Rapport as data

Did I really never post this thought before? I’ve been saying it for years:

Rapport is the most important data we gather in research.

Rapport is attunement to the participant’s enworldment. We learn to speak with a participant fluently in their own context, understanding not only their vocabulary and the content of their speech, but also how that speech relates to their environment and activities. We get not only the parts but grasp how the parts interact as a system, and become organs within an organism within an organization. Until we understand these complex relations between part and whole all we have is a heap of facts that can be construed rightheadedly or wrongheadedly.

Researchers with strong objective inclinations like to believe that facts can speak for themselves. And they like to believe that the facts are best able to speak for themselves when we remove or neutralize subjectivity, usually by employing mechanistic procedures. In the absence of subjective interference, data can autonomously organize itself into patterns and themes.

I am a researcher with strong subjective inclinations, and I believe facts do not speak for themselves, at least not univocally. Our best bet is not to eliminate subjectivity from our analysis, but rather to bring the right subjectivity to the analysis. And that right subjectivity is the subjectivity that attuned itself to participants when rapport was achieved in the interview. When we analyze our data and then thematize it we build a body of knowledge that embodies this right subjectivity, and makes it more learnable by others.

(Esoteric side notes to take or leave: 1. Here we see how a personal subject is, like an academic subject, a specific form of objectivity. 2. We could say, with Marshall McLuhan that the medium, subjectivity acquired in rapport, is the message, even more than the factual content gathered in the research.)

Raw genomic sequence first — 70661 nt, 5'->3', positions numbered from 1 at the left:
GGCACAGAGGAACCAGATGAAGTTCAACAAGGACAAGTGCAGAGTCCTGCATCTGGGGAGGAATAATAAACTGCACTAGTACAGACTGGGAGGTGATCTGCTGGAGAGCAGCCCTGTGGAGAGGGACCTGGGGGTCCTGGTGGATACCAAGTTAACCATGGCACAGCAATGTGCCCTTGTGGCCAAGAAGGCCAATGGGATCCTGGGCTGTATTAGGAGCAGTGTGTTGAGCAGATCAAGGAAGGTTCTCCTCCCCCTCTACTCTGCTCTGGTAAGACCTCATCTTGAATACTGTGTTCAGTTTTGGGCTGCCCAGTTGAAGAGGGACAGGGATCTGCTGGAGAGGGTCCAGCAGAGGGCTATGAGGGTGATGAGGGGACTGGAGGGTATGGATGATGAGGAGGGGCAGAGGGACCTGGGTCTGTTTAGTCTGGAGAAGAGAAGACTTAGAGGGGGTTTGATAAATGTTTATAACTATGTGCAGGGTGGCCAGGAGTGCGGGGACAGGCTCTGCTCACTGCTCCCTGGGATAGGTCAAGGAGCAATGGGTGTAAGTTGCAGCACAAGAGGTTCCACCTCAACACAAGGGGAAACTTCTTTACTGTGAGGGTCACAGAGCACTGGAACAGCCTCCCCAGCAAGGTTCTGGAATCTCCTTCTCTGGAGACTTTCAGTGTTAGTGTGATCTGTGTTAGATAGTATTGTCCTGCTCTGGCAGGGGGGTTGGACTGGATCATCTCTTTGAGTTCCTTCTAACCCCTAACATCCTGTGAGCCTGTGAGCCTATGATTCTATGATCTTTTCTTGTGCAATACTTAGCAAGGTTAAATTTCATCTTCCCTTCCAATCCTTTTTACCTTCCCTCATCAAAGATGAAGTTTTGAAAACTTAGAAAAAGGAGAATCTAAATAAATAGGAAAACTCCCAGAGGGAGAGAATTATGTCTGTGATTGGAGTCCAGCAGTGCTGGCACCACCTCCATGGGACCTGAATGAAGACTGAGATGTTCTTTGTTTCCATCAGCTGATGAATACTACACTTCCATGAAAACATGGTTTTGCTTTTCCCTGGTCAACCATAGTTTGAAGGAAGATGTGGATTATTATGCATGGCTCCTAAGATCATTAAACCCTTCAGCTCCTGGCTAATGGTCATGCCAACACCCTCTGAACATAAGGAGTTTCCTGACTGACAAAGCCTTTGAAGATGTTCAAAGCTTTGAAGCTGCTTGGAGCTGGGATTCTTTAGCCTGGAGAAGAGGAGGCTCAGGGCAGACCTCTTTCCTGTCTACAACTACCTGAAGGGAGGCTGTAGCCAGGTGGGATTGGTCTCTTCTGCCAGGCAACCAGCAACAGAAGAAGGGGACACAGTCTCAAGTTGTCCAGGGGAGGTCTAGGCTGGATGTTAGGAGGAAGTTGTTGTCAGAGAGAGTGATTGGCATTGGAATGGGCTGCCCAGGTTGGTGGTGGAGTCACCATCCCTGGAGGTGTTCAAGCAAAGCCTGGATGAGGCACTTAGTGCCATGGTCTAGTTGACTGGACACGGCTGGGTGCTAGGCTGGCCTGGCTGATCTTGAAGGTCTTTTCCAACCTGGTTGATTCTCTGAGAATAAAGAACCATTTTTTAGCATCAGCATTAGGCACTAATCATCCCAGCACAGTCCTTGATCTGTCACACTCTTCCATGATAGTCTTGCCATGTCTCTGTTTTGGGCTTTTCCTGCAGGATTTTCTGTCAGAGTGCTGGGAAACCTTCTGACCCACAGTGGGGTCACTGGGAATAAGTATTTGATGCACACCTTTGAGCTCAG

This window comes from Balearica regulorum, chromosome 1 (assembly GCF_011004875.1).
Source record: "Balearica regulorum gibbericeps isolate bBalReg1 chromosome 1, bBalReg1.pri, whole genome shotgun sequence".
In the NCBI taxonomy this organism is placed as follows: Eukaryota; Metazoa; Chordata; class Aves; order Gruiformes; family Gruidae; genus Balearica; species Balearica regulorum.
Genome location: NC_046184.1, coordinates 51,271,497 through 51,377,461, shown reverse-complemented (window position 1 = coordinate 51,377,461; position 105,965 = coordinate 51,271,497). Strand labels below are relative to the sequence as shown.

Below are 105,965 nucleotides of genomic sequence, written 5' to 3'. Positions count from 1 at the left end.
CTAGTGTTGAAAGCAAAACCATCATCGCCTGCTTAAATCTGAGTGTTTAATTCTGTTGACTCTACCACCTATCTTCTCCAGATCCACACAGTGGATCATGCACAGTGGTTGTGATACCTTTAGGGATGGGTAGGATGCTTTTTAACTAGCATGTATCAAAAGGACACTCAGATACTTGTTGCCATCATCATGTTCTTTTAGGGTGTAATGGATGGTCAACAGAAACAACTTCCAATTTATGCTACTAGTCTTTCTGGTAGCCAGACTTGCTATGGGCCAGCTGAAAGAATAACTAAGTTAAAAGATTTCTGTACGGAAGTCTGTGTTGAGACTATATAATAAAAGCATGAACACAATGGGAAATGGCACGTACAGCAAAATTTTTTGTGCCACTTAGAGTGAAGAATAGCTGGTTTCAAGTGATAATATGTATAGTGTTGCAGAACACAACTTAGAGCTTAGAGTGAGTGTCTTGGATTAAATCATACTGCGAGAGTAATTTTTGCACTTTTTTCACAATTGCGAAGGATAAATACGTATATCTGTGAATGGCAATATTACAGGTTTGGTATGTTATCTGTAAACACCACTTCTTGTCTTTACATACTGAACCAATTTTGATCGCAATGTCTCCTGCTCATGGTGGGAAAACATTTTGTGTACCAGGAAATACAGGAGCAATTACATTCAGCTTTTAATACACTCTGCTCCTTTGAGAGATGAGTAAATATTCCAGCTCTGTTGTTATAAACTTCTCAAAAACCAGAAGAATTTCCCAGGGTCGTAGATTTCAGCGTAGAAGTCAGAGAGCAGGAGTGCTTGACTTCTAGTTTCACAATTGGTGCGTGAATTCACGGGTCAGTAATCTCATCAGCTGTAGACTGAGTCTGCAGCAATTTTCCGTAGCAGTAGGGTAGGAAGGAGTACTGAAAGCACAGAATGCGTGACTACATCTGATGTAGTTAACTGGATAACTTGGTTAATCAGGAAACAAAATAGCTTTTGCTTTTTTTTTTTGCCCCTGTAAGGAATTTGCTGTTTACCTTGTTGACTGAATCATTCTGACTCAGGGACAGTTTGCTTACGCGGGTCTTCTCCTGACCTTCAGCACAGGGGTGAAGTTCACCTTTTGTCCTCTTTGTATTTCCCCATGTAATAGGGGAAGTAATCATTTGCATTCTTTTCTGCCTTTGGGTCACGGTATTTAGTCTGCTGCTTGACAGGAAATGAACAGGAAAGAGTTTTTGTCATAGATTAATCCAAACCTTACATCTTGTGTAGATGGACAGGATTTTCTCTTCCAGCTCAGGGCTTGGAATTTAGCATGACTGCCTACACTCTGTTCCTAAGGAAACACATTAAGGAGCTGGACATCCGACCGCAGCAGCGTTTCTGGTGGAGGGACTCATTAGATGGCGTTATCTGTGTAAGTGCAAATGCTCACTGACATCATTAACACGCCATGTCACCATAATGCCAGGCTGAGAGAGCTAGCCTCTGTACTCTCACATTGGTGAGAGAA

When we approach design problems from this right subjectivity we find ourselves able to do things we couldn’t do before, back when we approached it naively, from our own everyday subjectivity. We now perceive the situation differently. We feel different emotions, values and weights in the situation, and sense different possibilities, opportunities and hopes. Our minds follow different logical paths through the shifted landscape. We produce different and more attuned ideas than we normally could, in greater intensity, force and volume.

I call this productive, shifted state precision inspiration.

Empathy is much more than simple feeling-with. (That is sympathy.) Empathy engages our entire being. For sure, it engages our hearts, but not just our hearts — not isolated, alienated, mindless hearts, divorced from our thinking and doing selves.

Empathy attunes us to the thoughts and actions of others and helps us see how feeling, thought and action converge as a situated, living person who might feel, think and act very differently from us… as different from us as a kidney is from a stomach or liver.

In an organism, the organs serve each other in different and complementary ways. Empathy is how we serve each other in different and complementary ways within organized groups.

The Six Grandfathers have placed in this world many things, all of which should be happy. Every little thing is sent for something, and in that thing there should be happiness and the power to make happy. Like the grasses showing tender faces to each other, thus we should do, for this was the wish of the Grandfathers of the World. — Black Elk


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